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Savor Summer Tomatoes All Winter Long

Roasted tomatoes in a wire mesh strainer over a nonreactive bowl. Credit: David Latt

Roasted tomatoes in a wire mesh strainer over a nonreactive bowl. Credit: David Latt

Autumn and winter are wonderful seasons to enjoy family celebrations and the crackling glow of fireplaces. But for those of us who rely on farmers markets and a farm-to-table cycle, those cold weather months are not as much fun as summer.

With storm clouds outside, staring into the refrigerator looking for inspiration, I yearn for the produce of summer: leafy greens, corn and full-bodied tomatoes. But there is a way to enjoy the sweet-acidic deliciousness of tomatoes even in the darkest days of winter. Just look in your freezer.

Instead of relying on cans of store-bought whole stewed tomatoes, tomato paste and tomato sauce, buy ripe tomatoes at the farmers market, roast and freeze them to be used in braises, soups and sauces. Once blasted with heat in the oven, the tomatoes happily take to the freezer if they are covered in liquid.

Enjoy frozen roasted tomatoes whole or puree into sauce, and as rain beats against your windows and snow accumulates on your lawn, you will call back those heady summer flavors.

A Taste of Summer From Your Freezer


One in a series of stories about freezing late-summer produce to enjoy all winter.

Oven-roasted tomatoes to use as a side dish or in sauces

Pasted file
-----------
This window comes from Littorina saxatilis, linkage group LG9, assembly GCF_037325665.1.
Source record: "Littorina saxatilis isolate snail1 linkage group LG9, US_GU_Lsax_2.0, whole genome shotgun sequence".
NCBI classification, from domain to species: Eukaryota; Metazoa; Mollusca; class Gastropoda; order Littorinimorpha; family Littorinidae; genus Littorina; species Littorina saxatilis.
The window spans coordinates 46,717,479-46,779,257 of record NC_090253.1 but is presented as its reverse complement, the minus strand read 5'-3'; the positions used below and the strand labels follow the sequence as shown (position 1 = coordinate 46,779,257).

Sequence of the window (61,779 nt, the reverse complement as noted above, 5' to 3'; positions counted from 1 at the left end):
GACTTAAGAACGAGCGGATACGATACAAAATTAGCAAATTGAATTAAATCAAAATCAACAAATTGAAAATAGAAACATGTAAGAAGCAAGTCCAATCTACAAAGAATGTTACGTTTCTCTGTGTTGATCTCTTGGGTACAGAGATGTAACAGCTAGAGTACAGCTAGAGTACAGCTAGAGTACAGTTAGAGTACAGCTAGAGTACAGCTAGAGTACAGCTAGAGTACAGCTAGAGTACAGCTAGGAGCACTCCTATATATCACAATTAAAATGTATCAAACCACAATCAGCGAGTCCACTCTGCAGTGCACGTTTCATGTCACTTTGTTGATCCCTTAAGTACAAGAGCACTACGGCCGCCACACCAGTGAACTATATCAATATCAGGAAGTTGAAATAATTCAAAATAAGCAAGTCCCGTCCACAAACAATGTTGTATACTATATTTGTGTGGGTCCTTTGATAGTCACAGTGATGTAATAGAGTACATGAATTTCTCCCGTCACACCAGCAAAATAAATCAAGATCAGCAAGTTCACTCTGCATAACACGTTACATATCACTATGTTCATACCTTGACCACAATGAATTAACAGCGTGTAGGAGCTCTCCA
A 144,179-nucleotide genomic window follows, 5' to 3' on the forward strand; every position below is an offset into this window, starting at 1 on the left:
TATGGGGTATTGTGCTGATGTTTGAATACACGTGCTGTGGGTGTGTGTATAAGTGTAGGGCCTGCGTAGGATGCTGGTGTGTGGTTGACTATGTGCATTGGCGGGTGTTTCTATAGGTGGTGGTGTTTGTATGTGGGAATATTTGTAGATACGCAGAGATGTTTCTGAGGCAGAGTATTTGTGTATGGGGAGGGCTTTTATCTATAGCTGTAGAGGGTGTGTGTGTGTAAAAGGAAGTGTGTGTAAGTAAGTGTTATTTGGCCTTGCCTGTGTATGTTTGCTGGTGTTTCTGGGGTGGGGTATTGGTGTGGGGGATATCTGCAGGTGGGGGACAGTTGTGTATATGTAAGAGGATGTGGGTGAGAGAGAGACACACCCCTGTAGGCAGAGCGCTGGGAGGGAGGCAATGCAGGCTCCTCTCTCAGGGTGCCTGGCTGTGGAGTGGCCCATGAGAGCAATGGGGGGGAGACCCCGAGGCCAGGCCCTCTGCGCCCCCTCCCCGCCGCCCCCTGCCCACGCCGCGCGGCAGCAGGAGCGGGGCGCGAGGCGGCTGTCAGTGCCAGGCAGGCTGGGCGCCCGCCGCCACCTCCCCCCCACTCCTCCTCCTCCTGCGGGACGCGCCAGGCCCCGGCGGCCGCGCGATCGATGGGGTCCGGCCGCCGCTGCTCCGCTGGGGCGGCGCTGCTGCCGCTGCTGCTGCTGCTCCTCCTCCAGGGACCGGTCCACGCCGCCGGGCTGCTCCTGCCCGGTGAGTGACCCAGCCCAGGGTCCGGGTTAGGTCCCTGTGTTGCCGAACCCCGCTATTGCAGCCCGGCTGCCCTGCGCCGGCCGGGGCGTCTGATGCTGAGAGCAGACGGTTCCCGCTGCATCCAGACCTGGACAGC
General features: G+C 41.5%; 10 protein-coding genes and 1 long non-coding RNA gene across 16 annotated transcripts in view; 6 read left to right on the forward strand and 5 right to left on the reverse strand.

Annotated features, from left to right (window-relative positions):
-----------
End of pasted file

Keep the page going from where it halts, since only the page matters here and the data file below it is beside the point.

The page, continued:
Use ripe and over-ripe tomatoes. If you can find only unripe, hard tomatoes, leave them in a sunny spot on the kitchen counter until they ripen. Bruised tomatoes are OK as long as you use a sharp paring knife to remove the damaged parts. Avoid tomatoes with broken skin because of the risk of mold.

Any kind of tomato can be used: heirloom, Roma, cherry, large or small salad tomatoes.

This time of year, over-ripe tomatoes are deeply discounted at our farmers market so I buy five pounds or more to make a lot of sauce to freeze.

A food mill is helpful when making the sauce. If one is not available, a fine meshed wire strainer will do almost as well.

When roasting the tomatoes, it is important to use parchment paper or a nonstick Silpat mat to prevent the tomatoes from sticking to the baking sheet. With a Silpat mat, none of the good bits that caramelize on the bottom are wasted.

Roasted Tomatoes

Tomatoes love the sun’s heat when they’re growing. And they love the oven’s heat that coaxes a rich umami sweetness out of their naturally acidic souls.

That sweetness is at the heart of the roasted tomatoes that will be in your freezer.

Prep time: 5 minutes

Roasting time: 60 minutes

Yield: 1 to 2 quarts

Ingredients

5 pounds tomatoes, washed, patted dry